I have already posted a general update about the 2016 link-up from Panasonic, but the main focus of the day was the top of the range DX902, which costs a whopping £3299 for the 65-inch model or £2799 for the 58-inch model. Unlike the lower models you are stuck with having the feet towards the end of the TV so you need to take this into account before buying it.
As you would expect the TV has pretty much all every high end feature you would expect, it conforms to the new Ultra HD Premium standard which means things like the ability to hit 1,000 Nits of peak brightness and 96% of the DCI-P3 colour space. Other features you will find on the TV include:
- THX 4K Display certification
- 10-bit VA panel
- Studio Master HCX+ processor that has been calibrated by top Hollywood colourist, Mike Sowa
- HDMI 2.0a inputs
- HDCP 2.2 compatibility
- HEVC decoding
- Support for High Dynamic Range (HDR)
- Local area dimming
- 40w speakers including 2 x tweeters and 2 x woofers
- Freeview Play and Freetime
During the preview we were shown various demo content which showed off the various features of the new TV. While I didn’t get enough time with it to extensively test it, I was very extremely impressed with the TV. A lot of the content was designed to show off the HDR and how the TV managed black levels which achieving high levels of brightness for things like fireworks or in nature. I found the black levels to be amazing in comparison to any other LCD TV I have viewed recently and the contrast levels were equally impressive.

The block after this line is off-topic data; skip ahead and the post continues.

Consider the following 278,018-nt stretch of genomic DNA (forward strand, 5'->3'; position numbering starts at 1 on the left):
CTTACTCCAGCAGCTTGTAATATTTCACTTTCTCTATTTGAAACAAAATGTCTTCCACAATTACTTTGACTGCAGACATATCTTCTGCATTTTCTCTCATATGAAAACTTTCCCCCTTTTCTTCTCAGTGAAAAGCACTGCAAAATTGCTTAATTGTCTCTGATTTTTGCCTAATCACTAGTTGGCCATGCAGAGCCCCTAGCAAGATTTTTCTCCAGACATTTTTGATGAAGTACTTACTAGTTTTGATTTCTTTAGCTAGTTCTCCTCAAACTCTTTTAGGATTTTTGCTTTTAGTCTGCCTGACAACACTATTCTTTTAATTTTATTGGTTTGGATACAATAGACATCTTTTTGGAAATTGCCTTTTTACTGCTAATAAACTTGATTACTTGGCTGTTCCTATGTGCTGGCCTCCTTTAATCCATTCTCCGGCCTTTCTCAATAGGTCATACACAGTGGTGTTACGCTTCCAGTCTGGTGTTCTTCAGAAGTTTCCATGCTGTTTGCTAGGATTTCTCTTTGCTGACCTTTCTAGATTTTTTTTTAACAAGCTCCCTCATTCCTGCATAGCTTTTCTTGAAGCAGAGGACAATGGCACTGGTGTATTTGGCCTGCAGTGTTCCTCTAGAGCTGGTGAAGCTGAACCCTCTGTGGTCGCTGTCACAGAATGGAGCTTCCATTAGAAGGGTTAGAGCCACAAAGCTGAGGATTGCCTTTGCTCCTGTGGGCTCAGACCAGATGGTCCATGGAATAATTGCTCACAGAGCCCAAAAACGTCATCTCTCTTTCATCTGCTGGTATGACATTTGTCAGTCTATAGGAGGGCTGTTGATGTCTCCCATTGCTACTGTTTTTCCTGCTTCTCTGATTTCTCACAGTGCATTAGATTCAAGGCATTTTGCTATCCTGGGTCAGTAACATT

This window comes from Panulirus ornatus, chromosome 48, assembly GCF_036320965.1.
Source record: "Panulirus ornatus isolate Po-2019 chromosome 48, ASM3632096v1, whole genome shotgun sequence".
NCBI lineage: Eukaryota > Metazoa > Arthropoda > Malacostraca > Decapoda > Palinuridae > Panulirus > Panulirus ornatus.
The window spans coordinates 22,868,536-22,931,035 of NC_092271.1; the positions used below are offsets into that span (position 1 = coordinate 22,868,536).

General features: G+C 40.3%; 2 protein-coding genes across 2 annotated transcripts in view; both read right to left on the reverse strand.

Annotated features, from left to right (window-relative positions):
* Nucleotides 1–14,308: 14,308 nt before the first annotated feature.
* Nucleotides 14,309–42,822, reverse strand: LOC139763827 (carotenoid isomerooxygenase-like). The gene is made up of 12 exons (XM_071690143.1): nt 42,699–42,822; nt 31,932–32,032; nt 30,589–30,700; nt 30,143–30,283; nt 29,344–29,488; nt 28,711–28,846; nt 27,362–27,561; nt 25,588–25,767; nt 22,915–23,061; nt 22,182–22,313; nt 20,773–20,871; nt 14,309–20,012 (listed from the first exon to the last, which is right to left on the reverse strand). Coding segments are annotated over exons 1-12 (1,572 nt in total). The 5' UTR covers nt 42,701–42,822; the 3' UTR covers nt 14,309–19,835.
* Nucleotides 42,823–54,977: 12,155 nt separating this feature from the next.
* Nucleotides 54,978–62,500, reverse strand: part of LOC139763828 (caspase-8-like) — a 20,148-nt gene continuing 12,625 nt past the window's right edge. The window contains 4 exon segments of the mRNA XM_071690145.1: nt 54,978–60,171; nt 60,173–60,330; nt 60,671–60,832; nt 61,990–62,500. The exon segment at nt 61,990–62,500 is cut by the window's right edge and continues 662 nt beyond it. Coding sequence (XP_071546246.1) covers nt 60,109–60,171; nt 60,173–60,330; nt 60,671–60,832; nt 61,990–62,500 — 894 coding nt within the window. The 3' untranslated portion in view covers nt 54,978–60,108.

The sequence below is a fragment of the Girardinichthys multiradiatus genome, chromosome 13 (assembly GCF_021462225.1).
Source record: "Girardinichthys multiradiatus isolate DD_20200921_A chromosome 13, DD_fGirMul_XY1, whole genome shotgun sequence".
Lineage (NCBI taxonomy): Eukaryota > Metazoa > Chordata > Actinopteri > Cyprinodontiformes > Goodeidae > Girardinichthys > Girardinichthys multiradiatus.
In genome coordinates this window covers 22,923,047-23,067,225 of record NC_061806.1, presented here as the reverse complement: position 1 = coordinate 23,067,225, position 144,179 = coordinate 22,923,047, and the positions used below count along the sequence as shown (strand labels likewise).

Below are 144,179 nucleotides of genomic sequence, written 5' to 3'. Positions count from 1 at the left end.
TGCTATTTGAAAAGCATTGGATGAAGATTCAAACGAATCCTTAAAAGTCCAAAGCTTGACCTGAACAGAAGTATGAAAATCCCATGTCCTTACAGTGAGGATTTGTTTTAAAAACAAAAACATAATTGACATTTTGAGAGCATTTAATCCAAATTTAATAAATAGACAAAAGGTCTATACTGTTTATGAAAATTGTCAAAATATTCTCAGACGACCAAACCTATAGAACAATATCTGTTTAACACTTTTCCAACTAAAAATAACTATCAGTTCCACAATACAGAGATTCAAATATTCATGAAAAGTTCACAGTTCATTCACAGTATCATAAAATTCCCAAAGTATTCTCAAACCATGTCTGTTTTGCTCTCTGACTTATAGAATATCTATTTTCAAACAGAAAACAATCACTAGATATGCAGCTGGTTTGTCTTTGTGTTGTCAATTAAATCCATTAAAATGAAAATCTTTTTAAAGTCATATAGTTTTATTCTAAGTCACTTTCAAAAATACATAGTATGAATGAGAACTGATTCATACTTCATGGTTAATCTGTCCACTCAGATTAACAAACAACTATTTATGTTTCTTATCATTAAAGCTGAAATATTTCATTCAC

I personally didn’t experience any issues with back light uniformity or haloing, which are common complains with LCDs, but I am not an expert in this field, nor was the demo long enough to really test it.
We were briefly shown some of the smart features, but this has not changed a great deal since last year. Panasonic are focussing on making what they have already got work better, especially for the core apps people use such as the main catch-up apps, Netflix and Amazon. This year’s models include Freeview Play which is the new Freeview standard, so watching day to day TV should be great.
This appears to be an amazing TV from Panasonic, and being the first Ultra HD Premium to the market it is probably the best TV you can buy right now. My opinions appear to be reflected around the internet with many reviewers such as AVForums loving the TV. Even though it is extremely expensive, it is likely it will be cheaper than the LG OLED flagship, and with the local dimming on this TV there is a good chance companies such as Samsung and Sony will struggle to achieve the same level of picture quality as this.